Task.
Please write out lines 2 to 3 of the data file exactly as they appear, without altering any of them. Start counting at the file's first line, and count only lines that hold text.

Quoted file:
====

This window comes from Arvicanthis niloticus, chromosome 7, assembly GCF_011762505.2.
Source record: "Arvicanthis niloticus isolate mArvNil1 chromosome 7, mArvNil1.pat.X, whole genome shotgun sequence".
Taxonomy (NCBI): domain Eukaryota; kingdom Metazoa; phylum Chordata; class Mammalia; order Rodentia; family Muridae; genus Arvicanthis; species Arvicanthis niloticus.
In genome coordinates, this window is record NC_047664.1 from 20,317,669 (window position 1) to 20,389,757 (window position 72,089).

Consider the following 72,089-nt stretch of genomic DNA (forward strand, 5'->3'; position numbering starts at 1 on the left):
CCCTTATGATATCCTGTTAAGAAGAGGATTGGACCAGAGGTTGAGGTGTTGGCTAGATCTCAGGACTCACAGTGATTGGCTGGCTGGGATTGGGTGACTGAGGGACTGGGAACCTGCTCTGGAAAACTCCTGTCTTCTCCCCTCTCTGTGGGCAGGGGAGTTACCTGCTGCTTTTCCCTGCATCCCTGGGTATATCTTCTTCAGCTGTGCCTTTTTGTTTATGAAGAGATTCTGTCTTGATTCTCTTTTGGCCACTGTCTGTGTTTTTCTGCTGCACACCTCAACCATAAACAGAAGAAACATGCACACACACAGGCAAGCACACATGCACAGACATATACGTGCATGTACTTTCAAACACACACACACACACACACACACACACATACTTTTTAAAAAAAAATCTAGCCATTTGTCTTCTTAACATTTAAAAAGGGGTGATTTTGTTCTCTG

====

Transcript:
Source record: "Arvicanthis niloticus isolate mArvNil1 chromosome 7, mArvNil1.pat.X, whole genome shotgun sequence".
Taxonomy (NCBI): domain Eukaryota; kingdom Metazoa; phylum Chordata; class Mammalia; order Rodentia; family Muridae; genus Arvicanthis; species Arvicanthis niloticus.